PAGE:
Mitsubishi Repair Problems? Ask a Mechanic for Answers ASAP
This is the under-hood 20A #9 fuse that is blowing?
The fuse is blowing specifically at key-on, and you don't have to crank the engine for it to blow, is that correct?
Thanks.We are going to want to unplug a few more devices and check for the fuse blowing.Please unplug the crank sensor (follow the wire up the center/front of the engine), the cam sensor (rear of the heads) and the MAF sensor (on the air box/intake hose). Cycle the key and see if the fuse still blows.If it does not, reconnect one at a time until it does indicating the short; if it does not then...
Unplug the front and rear O2 sensors (rear sensors connectors are right under/behind the throttle body area), the throttle body, the MiVEC solenoids (ends of the heads), and all vacuum solenoids. Cycle the key again and see if it blows.
Let me know what you find in those two steps, if it still blows we will dig deeper (moving beyond those we get into more invasive checks but luckily it is usually one of the ones above).
Were we able to narrow this down any further?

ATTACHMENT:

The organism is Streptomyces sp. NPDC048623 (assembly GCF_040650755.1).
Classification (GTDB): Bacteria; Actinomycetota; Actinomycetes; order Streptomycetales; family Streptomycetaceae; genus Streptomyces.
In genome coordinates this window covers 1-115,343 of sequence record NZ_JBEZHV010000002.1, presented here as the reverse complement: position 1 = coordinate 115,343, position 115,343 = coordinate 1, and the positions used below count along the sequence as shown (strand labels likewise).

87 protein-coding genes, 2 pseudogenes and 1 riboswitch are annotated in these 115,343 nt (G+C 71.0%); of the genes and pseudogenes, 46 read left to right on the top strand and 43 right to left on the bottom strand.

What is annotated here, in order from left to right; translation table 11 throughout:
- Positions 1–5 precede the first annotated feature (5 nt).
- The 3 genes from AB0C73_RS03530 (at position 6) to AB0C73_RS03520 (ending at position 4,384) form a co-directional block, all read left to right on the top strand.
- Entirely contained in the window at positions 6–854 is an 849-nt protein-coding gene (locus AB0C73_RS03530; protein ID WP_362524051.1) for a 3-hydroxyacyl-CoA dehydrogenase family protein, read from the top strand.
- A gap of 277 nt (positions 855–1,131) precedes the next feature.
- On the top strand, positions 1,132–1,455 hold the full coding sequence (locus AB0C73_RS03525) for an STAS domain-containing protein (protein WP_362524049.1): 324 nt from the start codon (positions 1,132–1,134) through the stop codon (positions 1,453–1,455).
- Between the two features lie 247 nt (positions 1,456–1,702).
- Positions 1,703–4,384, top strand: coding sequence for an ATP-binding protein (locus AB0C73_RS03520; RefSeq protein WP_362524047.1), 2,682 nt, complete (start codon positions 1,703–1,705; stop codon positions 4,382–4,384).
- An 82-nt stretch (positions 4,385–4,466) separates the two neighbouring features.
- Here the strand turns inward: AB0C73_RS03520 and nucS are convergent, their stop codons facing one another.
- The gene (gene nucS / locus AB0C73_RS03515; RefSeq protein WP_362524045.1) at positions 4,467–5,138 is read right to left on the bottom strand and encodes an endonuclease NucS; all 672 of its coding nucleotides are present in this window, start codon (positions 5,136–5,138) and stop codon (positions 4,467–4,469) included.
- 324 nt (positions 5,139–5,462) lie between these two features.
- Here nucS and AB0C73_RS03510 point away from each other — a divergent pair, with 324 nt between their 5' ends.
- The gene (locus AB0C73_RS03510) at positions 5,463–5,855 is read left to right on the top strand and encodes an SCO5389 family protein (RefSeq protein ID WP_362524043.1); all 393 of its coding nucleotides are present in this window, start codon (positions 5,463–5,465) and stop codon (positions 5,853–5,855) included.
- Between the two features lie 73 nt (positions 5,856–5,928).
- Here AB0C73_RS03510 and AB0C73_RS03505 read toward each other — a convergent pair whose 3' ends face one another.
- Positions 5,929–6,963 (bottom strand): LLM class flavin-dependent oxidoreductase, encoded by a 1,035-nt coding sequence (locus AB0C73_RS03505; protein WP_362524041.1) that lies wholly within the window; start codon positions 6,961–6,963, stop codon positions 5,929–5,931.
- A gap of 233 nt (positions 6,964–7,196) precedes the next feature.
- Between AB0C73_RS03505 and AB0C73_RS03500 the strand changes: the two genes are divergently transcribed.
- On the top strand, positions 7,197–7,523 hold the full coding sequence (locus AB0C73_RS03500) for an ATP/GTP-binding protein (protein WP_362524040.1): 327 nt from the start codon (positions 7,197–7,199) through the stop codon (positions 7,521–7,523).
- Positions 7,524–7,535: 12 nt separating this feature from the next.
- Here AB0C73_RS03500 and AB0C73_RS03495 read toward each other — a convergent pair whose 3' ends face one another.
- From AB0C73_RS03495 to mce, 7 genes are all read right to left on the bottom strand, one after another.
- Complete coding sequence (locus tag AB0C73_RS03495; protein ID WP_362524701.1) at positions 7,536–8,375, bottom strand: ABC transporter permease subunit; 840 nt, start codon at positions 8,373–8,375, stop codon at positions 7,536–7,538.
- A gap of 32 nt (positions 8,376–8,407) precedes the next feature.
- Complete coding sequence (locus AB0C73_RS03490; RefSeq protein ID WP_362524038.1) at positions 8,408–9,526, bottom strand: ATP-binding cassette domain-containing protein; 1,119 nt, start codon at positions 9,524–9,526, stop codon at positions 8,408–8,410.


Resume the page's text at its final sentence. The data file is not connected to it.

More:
I'm sorry you had difficulty with the site, that isn't how it is supposed to work. I will send this to customer service for you for a refund.
You're welcome; I'm sorry for the delay, I had to wait for customer service to finish before we can re-access the question. Hopefully everything got straightened out in that respect and the extra charges or whatever was going on.
With your issue... that's great news. Have you had a chance to repair the wiring and confirm no return issue? Were you able to identify what the duty of the wires were that failed (to determine if there is possibly a high load issue on that circuit etc)?
Well for now the best you can do is keep an eye on it... it is possible something is chaffing and grounding out if the melted area is concentrated. If it is a long stretch (several inches of melted wiring) then a component failure is more likely. When you have wiring chaffing to ground it is usually rather focused (less than 2 inches or so of damage). If it is rather focused like that what you can do it run the engine and apply pressure to various locations of the wiring very nearby the damage area. If you can pop the fuse, you know there is a chaff area there where the affected wiring is getting unwanted grounding.
Hmm... if it was a ground then there is definitely something else in play. The ground wires are post-load, so there is no way they can do that on their own. They have to have some sort of contact with a power wire really.